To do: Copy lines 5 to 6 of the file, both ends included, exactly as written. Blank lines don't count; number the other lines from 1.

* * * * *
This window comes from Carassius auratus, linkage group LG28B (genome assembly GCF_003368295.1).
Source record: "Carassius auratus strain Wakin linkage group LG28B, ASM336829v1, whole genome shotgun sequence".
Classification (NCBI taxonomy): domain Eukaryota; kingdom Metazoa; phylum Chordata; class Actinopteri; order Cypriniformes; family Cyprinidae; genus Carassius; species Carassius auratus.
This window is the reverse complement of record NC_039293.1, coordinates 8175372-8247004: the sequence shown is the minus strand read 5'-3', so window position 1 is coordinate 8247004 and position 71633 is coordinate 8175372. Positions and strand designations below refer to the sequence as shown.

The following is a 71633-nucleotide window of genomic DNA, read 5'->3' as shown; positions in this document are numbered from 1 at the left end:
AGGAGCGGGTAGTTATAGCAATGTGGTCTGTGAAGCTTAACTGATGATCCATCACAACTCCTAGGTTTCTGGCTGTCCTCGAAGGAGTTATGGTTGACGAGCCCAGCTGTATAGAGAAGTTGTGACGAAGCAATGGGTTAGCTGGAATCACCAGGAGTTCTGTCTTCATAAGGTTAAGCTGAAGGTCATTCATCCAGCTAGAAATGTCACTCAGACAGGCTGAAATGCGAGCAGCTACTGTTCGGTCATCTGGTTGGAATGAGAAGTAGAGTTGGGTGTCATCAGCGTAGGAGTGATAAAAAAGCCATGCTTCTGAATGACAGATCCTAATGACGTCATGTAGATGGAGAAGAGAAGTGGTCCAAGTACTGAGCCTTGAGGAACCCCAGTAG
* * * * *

The following is a 71633-nucleotide window of genomic DNA, read 5'->3' as shown; positions in this document are numbered from 1 at the left end:
AGGAGCGGGTAGTTATAGCAATGTGGTCTGTGAAGCTTAACTGATGATCCATCACAACTCCTAGGTTTCTGGCTGTCCTCGAAGGAGTTATGGTTGACGAGCCCAGCTGTATAGAGAAGTTGTGACGAAGCAATGGGTTAGCTGGAATCACCAGGAGTTCTGTCTTCATAAGGTTAAGCTGAAGGTCATTCATCCAGCTAGAAATGTCACTCAGACAGGCTGAAATGCGAGCAGCTACTGTTCGGTCATCTGGTTGGAATGAGAAGTAGAGTTGGGTGTCATCAGCGTAGGAGTGATAAAAAAGCCATGCTTCTGAATGACAGATCCTAATGACGTCATGTAGATGGAGAAGAGAAGTGGTCCAAGTACTGAGCCTTGAGGAACCCCAGTAG